On Tuesday, the Pioneer League announced several rule changes for its upcoming season. The league will experiment with a variety of things including designated pinch hitters and pinch runners who can be used once per game without burning the player they are replacing. The headliner though is that extra innings will be dealt away with and in their place, games tied after nine innings will be decided by home run derby.
Here’s the reasoning and how it will all shake out:
To avoid the excessive strain on our pitching staffs, the Pioneer Baseball League will not have extra innings, but rather will employ a first-of-its-kind “Knock Out” rule that resolves tied games with a head-to-head, “sudden death” home run duel. Under the rule, each team designates a hitter who receives 5 pitches, with the game determined by the most home runs hit. If still tied after the first “Knock Out” round, another hitter is selected for a sudden-death home run face-off until a winner is declared.
Games being decided by home run derby is something that people have advocated for both ironically and seriously, and why not? It sounds exciting. Take another look at the language the Pioneer League used in its press release: “head-to-head, ‘sudden death’ home run duel.” Nevermind that extra innings have always been exactly as ‘sudden death’ as the proposed home run derby structure is.
When the idea has been floated previously, it’s often brought up as baseball’s version of a shootout but it’s not a good comparison. A home run derby is closer to the NHL’s skills competition than it is to a shootout.
Shootouts aren’t universally loved, but a reason that they work in hockey and soccer the those sports is because they truly are head-to-head competitions. That isn’t the case with a home run derby. A shootout in hockey or soccer strips the sports down to their purest forms: a competition between a shooter and a goal tender. Removing additional defenders or strikers simplifies but doesn’t modify the game’s main conflict.
The goalie directly opposes the shooter and the shooter needs to get the ball or puck past the goalie using strength, accuracy, and deception much in the same way that a pitcher needs to get a ball past a hitter using velocity, movement, command, and unpredictability. Removing the pitcher from the equation fundamentally alters the game’s construction. It’s no longer a contest between a pitcher and a batter but rather a contest between two batters who don’t even occupy the field at the same time as one another. Simply put: it’s not baseball.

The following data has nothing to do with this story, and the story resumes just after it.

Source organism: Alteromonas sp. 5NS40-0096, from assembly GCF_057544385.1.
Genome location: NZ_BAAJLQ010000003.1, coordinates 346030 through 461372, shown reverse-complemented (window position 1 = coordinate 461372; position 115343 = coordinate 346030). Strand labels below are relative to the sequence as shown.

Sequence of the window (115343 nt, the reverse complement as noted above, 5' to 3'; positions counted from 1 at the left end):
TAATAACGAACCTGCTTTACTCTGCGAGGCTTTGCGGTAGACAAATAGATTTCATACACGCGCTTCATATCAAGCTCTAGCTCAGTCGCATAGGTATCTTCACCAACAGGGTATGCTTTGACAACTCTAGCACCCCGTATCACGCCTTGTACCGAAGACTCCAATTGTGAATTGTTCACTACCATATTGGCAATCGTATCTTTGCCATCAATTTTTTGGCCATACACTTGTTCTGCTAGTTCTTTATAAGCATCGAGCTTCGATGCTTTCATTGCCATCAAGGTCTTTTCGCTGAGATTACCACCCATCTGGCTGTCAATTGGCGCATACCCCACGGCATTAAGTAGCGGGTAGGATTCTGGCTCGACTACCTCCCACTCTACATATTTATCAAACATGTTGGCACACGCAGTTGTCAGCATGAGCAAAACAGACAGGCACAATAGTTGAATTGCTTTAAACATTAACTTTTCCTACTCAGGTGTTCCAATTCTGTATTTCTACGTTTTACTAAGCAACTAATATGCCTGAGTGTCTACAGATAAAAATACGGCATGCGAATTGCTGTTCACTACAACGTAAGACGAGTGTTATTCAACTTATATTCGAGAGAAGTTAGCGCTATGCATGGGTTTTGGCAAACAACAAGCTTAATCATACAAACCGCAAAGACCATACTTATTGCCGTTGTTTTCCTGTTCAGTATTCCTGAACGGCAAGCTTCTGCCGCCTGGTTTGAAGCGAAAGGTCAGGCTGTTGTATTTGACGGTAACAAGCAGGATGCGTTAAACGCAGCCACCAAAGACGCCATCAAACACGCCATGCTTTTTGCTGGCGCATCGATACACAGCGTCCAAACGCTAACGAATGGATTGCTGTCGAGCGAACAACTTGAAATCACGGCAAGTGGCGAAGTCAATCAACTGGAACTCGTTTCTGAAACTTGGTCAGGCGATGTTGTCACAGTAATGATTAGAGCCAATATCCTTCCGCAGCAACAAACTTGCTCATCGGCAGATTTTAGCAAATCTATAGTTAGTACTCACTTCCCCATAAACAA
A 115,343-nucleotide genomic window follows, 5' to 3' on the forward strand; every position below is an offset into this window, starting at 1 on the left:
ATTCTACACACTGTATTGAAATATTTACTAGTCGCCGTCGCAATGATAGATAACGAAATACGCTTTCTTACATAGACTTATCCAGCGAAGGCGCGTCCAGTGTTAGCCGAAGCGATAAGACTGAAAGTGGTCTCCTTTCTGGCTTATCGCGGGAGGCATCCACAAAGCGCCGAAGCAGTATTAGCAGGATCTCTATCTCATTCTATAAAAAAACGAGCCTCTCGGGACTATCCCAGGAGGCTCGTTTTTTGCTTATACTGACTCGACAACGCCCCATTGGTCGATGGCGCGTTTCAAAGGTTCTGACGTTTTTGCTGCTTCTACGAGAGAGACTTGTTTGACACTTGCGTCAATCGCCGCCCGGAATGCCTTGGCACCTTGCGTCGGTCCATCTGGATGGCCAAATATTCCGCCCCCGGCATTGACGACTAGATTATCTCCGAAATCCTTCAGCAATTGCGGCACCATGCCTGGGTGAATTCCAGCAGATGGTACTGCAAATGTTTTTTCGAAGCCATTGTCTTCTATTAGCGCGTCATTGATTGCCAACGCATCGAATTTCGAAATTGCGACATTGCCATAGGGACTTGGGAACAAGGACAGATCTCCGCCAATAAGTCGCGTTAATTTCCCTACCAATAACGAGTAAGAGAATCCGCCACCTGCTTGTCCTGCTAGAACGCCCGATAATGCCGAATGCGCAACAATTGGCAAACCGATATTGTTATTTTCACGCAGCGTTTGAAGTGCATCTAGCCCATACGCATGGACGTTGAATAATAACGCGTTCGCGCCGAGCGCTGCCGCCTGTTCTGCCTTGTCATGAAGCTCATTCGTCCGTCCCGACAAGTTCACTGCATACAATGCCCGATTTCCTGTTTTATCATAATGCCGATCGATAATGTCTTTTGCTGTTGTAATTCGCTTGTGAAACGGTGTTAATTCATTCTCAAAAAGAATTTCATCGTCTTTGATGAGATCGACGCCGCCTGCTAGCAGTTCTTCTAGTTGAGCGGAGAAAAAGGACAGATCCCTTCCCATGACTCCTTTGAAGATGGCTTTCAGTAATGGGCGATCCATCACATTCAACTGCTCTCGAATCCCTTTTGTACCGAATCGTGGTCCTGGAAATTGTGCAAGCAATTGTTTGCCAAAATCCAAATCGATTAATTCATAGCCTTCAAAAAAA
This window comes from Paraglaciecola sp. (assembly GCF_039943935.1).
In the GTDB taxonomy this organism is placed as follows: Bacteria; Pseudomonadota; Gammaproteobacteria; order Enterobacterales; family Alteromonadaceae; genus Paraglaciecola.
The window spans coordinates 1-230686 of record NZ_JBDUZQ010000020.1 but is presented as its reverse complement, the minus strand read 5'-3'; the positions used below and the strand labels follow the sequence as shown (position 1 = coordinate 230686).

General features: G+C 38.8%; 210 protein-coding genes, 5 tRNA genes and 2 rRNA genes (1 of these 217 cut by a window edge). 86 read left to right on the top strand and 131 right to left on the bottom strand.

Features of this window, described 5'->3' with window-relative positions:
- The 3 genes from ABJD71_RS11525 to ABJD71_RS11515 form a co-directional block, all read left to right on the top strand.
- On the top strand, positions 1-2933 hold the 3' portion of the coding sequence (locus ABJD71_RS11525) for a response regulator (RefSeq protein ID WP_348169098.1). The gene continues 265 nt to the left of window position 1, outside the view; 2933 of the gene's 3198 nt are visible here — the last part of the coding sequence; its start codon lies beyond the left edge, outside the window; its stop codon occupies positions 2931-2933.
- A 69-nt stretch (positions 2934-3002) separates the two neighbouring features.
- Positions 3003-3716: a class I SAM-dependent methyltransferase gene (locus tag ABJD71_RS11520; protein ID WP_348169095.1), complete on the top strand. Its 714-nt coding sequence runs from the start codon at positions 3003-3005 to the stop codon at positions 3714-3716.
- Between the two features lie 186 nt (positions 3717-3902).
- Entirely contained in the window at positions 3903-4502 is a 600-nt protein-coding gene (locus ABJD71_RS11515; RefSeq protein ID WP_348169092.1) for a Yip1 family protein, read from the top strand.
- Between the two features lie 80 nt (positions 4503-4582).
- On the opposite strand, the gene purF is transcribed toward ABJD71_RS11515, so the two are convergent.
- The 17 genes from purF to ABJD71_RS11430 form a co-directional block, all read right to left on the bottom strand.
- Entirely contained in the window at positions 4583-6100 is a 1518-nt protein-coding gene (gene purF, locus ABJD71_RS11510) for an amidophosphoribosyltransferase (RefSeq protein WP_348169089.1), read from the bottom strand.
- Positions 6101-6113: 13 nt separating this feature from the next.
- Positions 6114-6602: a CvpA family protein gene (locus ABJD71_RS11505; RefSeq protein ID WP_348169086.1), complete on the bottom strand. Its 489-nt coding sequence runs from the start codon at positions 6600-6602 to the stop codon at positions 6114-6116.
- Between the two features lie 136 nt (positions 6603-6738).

If this were just an independent league experimenting with a rule in order to draw more fans and to cut costs, I wouldn’t have a problem with it. Indy ball is supposed to get weird,but there’s a difference between the PL trying out a home run derby and the Portland Pickles playing a game under the future rules of 2050. One is for fun and the other is an advertent trial balloon.
The Pioneer League isn’t completely independent. It’s a partner league of MLB, the same as the Atlantic League where MLB has experimented with electronic strike zones, stealing first on dropped pitches, and later this year: moving back the mound. of MLB which means that the PL gets funding from MLB in exchange for providing a talent pipeline. MLB’s involvement in the Atlantic League has been more direct, and according to Pioneer League President Michael Shapiro, the league “didn’t get MLB approval nor did [they] ask for it.”
The Pioneer League may have acted alone, but it’s easy not to ask permission when you know the answer is going be ‘yes.’ It’s hard to imagine that Rob Manfred was anything but giddy when he heard the news. Fans hate the runner-on-second rule that’s currently in place and MLB no doubt wants to explore alternatives. It’s too soon for this to be under serious consideration for the upcoming CBA negotiations, but if the current rule dies a much-deserved death, I’d expect the home run derby to be part of the solution. In the light of Manfred’s comments about wanting to move away from pace of play rules because the slow pace is optimal for gambling, a derby where fans can bet on who will win and how homers will be hit is sure to entice.
It’s not the Pioneer League’s fault their gimmick is sullied by Manfred’s penchant for ways to make baseball worse in the name of increasing fan
gambling engagement. I’d like to think that there’s no way that this would ever make it to the major league level, but I thought the same thing about the runner-on-second rule. If it helps keep the lights on, then sure, the Pioneer League should do what it needs to do, but there’s no way this makes the game better.
Kenny Kelly is the managing editor of Beyond the Box Score.